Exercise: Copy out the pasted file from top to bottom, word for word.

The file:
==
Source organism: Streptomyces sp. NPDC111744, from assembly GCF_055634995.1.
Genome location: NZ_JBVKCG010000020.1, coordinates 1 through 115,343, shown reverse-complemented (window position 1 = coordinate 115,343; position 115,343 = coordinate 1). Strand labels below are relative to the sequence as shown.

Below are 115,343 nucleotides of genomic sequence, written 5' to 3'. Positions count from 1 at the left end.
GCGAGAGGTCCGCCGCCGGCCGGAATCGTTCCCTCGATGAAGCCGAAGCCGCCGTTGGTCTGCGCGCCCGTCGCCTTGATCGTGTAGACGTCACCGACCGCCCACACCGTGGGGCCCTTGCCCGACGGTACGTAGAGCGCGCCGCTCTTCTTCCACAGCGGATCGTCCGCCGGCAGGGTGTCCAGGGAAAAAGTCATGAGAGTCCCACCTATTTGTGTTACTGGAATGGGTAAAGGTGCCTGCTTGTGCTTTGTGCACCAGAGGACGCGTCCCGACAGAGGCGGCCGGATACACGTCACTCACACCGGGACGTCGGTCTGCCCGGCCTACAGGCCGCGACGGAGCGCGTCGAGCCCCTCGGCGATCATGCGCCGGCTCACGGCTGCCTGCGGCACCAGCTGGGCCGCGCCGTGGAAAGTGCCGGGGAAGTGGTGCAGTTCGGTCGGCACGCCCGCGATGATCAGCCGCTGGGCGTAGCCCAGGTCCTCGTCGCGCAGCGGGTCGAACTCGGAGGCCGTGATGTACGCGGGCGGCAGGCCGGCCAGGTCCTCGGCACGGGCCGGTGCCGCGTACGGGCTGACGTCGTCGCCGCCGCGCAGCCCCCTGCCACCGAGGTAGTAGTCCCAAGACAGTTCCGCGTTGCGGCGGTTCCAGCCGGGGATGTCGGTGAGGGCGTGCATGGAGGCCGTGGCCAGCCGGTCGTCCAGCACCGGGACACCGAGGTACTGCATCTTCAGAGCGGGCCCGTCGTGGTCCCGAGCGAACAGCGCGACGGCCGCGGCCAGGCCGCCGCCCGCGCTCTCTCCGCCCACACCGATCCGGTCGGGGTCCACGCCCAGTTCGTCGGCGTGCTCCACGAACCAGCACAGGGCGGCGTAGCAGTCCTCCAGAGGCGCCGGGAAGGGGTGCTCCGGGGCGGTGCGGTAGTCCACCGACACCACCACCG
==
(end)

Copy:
Source organism: Streptomyces sp. NPDC111744, from assembly GCF_055634995.1.
Genome location: NZ_JBVKCG010000020.1, coordinates 1 through 115,343, shown reverse-complemented (window position 1 = coordinate 115,343; position 115,343 = coordinate 1). Strand labels below are relative to the sequence as shown.

Below are 115,343 nucleotides of genomic sequence, written 5' to 3'. Positions count from 1 at the left end.
GCGAGAGGTCCGCCGCCGGCCGGAATCGTTCCCTCGATGAAGCCGAAGCCGCCGTTGGTCTGCGCGCCCGTCGCCTTGATCGTGTAGACGTCACCGACCGCCCACACCGTGGGGCCCTTGCCCGACGGTACGTAGAGCGCGCCGCTCTTCTTCCACAGCGGATCGTCCGCCGGCAGGGTGTCCAGGGAAAAAGTCATGAGAGTCCCACCTATTTGTGTTACTGGAATGGGTAAAGGTGCCTGCTTGTGCTTTGTGCACCAGAGGACGCGTCCCGACAGAGGCGGCCGGATACACGTCACTCACACCGGGACGTCGGTCTGCCCGGCCTACAGGCCGCGACGGAGCGCGTCGAGCCCCTCGGCGATCATGCGCCGGCTCACGGCTGCCTGCGGCACCAGCTGGGCCGCGCCGTGGAAAGTGCCGGGGAAGTGGTGCAGTTCGGTCGGCACGCCCGCGATGATCAGCCGCTGGGCGTAGCCCAGGTCCTCGTCGCGCAGCGGGTCGAACTCGGAGGCCGTGATGTACGCGGGCGGCAGGCCGGCCAGGTCCTCGGCACGGGCCGGTGCCGCGTACGGGCTGACGTCGTCGCCGCCGCGCAGCCCCCTGCCACCGAGGTAGTAGTCCCAAGACAGTTCCGCGTTGCGGCGGTTCCAGCCGGGGATGTCGGTGAGGGCGTGCATGGAGGCCGTGGCCAGCCGGTCGTCCAGCACCGGGACACCGAGGTACTGCATCTTCAGAGCGGGCCCGTCGTGGTCCCGAGCGAACAGCGCGACGGCCGCGGCCAGGCCGCCGCCCGCGCTCTCTCCGCCCACACCGATCCGGTCGGGGTCCACGCCCAGTTCGTCGGCGTGCTCCACGAACCAGCACAGGGCGGCGTAGCAGTCCTCCAGAGGCGCCGGGAAGGGGTGCTCCGGGGCGGTGCGGTAGTCCACCGACACCACCACCG